Microsoft: The Quintessential Technology Company
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“The personal computer revolution had begun with a game played on a small blue box with blinking lights named after the brightest star in the constellation. 30 years earlier, people in Albuquerque had witnessed the sun come up in the South when the world's first atomic bomb exploded in the pre-dawn darkness a hundred miles away, heralding in the nuclear age. Now another age had dawned in Albuquerque. It began at a ragtag company located next to a massage parlor.
Its prophets were two young men, not yet old enough to drink, whose computer software would soon bring executives in three-piece suits from all around the country to a highway desert town to make million-dollar deals with kids in blue jeans and T-shirts.
…You've got to remember that in those days, the idea that you could own a computer, your own computer, was about as wild as the idea today of owning your own nuclear submarine. It was beyond comprehension.”
-From the book “Hard Drive: Bill Gates and the Making of the Microsoft Empire” (Note: I haven’t read the book(s); I, however, listened to David Senra’s four podcast episodes that covered three books on Bill Gates, Paul Allen, and/or Microsoft)
Of course, these “prophets” are Bill Gates and Paul Allen who met each other at Lakeside High School, one of the few schools to have computer during late ‘60s.
Although Allen was almost three years older than Gates, their mutual passion for computers led to a close friendship; nonetheless, they were very different personalities, as alluded by Allen’s recollection of how his mother used to describe Gates: “My mother had a term for adrenaline junkies, people who would court risk for the thrill of it. Bill Gates was an edge walker, where I was wary of danger, Bill seemed to enjoy it.”
By the time Allen decided to leave his “dead-end job” at Honeywell to start a company with “the edge walker” named Gates, Gates and Allen were just 19-year and 22-year old respectively. While the popular perception of the teen Gates mostly focuses on being a computer nerd prodigy, it was his sales skills, in addition to technical prowess, that became important backbone of Microsoft’s early days. From the book “Hard Drive”:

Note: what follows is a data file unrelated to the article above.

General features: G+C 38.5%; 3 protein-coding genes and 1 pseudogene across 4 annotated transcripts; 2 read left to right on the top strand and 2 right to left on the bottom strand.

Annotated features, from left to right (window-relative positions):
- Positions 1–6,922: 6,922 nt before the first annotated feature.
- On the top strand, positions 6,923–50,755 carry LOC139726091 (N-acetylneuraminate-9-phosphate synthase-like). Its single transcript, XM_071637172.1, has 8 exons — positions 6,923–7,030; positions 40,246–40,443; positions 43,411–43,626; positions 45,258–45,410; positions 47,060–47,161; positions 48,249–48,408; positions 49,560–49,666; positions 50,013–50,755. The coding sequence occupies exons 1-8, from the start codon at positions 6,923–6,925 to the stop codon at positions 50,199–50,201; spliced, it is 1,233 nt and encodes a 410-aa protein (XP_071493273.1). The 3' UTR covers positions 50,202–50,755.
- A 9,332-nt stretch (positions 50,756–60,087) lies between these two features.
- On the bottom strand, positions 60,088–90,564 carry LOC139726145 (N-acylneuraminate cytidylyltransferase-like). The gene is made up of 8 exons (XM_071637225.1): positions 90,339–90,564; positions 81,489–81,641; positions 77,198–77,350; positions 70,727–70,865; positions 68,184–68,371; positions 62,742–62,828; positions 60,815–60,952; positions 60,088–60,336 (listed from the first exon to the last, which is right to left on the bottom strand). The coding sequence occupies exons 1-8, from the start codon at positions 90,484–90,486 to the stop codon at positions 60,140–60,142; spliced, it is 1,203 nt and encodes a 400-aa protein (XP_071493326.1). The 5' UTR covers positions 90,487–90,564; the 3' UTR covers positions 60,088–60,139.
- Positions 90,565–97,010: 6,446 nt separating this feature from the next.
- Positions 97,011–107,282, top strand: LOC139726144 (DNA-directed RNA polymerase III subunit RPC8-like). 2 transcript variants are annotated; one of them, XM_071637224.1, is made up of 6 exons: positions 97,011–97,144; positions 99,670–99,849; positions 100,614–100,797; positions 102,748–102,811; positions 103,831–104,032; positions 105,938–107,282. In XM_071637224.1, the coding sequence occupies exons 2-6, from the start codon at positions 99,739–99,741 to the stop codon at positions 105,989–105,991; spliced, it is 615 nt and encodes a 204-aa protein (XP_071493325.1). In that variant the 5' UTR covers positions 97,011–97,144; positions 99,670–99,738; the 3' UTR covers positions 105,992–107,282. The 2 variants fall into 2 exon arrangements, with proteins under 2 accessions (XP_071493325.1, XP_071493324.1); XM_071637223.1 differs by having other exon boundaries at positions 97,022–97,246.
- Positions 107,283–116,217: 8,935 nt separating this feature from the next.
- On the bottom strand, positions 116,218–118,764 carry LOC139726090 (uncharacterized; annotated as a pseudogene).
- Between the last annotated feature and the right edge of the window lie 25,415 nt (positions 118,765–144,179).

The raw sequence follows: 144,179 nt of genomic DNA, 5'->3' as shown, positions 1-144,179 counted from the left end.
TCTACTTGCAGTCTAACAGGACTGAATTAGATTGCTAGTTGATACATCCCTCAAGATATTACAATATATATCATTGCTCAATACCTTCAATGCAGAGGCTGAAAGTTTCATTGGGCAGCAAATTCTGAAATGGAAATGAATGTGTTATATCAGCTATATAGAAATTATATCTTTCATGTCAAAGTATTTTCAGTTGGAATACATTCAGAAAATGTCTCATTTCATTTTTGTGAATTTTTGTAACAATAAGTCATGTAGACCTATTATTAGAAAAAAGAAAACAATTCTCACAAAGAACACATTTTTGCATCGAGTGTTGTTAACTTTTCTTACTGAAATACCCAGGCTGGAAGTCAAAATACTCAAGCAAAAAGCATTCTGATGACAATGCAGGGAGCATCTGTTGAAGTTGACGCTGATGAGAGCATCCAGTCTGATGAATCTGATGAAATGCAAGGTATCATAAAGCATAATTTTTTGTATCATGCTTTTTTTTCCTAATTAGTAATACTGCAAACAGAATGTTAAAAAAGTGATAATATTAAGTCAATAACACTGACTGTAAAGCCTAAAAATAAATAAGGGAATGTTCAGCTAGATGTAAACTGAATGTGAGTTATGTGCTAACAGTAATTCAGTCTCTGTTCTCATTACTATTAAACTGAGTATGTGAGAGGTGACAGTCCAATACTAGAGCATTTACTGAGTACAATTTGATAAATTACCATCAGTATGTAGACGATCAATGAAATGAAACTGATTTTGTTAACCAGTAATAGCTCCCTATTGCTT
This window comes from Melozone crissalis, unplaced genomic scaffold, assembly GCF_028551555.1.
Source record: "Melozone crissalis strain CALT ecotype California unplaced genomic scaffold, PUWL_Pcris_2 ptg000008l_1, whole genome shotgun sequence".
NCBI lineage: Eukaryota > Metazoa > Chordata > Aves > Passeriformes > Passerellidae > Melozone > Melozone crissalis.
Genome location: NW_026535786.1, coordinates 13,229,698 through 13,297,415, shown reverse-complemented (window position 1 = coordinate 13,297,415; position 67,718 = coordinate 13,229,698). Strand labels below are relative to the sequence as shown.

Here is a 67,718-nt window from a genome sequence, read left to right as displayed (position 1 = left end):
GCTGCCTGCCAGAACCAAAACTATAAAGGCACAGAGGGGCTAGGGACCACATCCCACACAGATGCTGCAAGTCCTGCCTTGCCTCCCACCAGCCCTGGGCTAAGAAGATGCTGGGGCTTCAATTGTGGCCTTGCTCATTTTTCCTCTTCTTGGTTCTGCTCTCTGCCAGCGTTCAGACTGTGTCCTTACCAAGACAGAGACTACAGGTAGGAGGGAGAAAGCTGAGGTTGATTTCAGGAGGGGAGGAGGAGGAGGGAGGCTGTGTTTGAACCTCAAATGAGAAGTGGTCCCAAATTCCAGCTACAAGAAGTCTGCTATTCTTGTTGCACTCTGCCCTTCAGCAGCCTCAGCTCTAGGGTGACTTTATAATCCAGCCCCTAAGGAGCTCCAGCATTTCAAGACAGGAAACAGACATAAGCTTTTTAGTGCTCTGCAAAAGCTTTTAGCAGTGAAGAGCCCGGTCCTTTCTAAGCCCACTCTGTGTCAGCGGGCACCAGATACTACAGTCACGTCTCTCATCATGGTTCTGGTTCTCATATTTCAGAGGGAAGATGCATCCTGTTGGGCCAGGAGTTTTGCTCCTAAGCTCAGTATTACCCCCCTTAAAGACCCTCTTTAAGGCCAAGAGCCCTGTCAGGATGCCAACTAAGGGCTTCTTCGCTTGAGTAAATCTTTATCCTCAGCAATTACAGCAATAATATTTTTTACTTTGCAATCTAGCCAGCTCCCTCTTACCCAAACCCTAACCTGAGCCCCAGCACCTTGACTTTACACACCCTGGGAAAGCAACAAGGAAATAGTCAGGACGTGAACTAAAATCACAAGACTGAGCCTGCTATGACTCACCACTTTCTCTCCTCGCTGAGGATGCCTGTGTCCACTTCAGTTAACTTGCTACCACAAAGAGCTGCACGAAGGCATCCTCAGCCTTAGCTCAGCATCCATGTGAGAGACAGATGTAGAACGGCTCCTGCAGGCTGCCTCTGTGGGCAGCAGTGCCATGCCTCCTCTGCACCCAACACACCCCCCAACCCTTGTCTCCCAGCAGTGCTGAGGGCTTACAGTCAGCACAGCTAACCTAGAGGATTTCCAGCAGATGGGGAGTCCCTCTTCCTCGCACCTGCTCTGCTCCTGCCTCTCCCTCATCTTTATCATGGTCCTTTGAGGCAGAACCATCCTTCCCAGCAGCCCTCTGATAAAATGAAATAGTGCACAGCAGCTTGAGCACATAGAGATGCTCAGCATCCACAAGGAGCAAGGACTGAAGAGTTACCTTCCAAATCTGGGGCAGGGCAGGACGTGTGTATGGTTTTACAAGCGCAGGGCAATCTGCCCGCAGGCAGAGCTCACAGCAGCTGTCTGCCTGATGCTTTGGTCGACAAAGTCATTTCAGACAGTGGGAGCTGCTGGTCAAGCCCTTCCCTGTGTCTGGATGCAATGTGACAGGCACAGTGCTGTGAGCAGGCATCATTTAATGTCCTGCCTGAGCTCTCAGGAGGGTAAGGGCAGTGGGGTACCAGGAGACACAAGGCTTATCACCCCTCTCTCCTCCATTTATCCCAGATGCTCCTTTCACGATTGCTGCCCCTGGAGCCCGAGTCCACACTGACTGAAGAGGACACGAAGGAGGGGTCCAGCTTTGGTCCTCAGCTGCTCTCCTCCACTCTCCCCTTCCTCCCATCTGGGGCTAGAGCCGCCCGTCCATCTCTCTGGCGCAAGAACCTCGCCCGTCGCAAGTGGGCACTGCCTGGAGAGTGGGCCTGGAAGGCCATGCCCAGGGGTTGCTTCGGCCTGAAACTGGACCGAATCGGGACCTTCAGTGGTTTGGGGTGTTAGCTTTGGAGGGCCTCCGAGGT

Gates sustained Microsoft through tireless salesmanship. For several years, he alone made the cold calls and haggled, cajoled, browbeat, and harangued the hardware makers of the emerging personal computer industry, convincing them to buy Microsoft's services and products. He was the best kind of salesman there is. He knew the product, and he believed in it. He approached every client with the zealotry of a true believer, from the day he first articulated the Microsoft mantra: "A computer on every desktop, and Microsoft software in every computer."
It wasn’t just sales or technical prowess, Gates’ strategic acumen was also almost unrivaled and Microsoft’s consequential deal with IBM is the perfect testament to that.
Microsoft initially paid $25k in December, 1980 to Seattle Computer Products (SCP) for a non-exclusive license of an operating system, but they later bought the license outright from SCP for $50k in July, 1981 just two weeks before IBM started shipping its first PC. Microsoft then renamed the operating system to MS-DOS and licensed it to IBM. But Microsoft made sure it was non-exclusive deal with IBM i.e. they could sell the same software to any other PC hardware manufacturers out there (regulators’ intense focus on IBM for monopolistic and anticompetitive behavior might have also prompted IBM not to push on this too hard). IBM did ask for a fixed lump-sum deal with Microsoft initially which Bill Gates rejected; Gates correctly concluded it would be a much better deal to get paid on a per PC basis as the world would likely go through a computer revolution. That one decision turned Microsoft to be effectively a money-printing machine. For every PC sold, Microsoft received royalty for their software.